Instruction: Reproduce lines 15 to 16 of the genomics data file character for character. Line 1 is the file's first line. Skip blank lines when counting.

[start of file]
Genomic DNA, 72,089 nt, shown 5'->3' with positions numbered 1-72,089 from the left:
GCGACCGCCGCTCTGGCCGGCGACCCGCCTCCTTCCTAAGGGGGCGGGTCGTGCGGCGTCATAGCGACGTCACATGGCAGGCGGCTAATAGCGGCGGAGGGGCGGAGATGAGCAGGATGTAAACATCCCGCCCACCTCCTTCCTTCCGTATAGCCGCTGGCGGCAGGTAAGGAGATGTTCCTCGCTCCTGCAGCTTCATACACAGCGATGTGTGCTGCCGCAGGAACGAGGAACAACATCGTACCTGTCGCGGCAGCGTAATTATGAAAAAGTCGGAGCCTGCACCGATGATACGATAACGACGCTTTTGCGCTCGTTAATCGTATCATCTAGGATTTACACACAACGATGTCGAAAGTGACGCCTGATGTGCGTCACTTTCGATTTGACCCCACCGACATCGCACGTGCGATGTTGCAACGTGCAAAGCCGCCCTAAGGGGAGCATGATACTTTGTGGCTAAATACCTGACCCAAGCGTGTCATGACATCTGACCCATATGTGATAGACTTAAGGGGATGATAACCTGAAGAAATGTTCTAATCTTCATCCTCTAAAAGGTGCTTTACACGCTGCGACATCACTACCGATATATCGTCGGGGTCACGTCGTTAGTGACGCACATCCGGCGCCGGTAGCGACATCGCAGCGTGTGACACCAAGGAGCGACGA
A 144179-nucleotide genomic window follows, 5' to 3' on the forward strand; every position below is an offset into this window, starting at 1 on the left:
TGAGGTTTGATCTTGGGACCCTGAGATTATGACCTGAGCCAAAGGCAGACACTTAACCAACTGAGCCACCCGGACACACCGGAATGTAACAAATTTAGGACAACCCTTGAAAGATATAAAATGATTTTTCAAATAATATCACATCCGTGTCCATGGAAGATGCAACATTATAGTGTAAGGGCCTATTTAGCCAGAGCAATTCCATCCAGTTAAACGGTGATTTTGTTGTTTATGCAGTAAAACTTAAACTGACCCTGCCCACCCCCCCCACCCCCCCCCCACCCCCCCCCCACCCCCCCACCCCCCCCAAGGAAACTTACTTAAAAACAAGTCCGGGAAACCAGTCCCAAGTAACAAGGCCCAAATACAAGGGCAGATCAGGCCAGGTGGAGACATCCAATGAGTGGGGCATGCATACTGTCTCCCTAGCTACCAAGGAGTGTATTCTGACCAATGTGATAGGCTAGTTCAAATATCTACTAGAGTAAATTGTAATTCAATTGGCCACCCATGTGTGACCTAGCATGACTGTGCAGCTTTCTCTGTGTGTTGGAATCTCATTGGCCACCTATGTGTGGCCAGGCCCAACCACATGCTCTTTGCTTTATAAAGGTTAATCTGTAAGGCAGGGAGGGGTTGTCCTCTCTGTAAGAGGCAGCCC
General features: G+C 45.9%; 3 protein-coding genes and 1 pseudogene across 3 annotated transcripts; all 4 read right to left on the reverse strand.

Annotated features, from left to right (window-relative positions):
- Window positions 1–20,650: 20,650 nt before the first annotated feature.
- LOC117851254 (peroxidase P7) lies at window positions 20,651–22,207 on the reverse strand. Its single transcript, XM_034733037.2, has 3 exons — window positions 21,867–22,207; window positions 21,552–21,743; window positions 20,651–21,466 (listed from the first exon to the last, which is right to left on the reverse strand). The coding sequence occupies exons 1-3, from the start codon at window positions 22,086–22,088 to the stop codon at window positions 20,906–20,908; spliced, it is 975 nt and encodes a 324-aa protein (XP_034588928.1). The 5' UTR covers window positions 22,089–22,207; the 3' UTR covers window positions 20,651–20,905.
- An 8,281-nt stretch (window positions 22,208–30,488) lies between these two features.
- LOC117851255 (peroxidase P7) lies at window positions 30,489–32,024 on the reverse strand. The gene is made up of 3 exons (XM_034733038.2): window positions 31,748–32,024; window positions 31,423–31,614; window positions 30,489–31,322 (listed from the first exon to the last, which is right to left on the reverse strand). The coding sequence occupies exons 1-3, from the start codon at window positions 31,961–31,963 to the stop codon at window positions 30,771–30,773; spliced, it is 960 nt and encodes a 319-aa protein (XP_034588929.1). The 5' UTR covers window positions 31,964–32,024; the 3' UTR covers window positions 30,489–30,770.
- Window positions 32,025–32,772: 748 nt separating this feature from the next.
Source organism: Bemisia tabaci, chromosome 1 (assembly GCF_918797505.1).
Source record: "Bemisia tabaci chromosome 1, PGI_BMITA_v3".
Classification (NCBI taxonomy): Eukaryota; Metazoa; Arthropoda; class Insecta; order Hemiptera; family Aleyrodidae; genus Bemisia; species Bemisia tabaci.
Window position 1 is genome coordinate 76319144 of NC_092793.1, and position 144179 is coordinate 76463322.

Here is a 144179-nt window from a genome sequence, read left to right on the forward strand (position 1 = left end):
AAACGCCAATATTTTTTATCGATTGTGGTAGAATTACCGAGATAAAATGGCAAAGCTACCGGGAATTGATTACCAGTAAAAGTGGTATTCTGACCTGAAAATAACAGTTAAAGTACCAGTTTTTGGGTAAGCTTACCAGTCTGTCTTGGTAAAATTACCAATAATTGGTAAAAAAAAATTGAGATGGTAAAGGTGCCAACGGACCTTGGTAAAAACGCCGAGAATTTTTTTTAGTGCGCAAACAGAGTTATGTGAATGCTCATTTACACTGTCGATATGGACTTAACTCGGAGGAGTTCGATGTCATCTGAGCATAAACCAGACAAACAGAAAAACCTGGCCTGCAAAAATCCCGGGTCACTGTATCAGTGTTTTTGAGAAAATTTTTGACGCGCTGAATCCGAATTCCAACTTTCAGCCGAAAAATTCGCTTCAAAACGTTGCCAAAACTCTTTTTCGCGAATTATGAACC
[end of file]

Window position 1 is genome coordinate 76319144 of NC_092793.1, and position 144179 is coordinate 76463322.

Here is a 144179-nt window from a genome sequence, read left to right on the forward strand (position 1 = left end):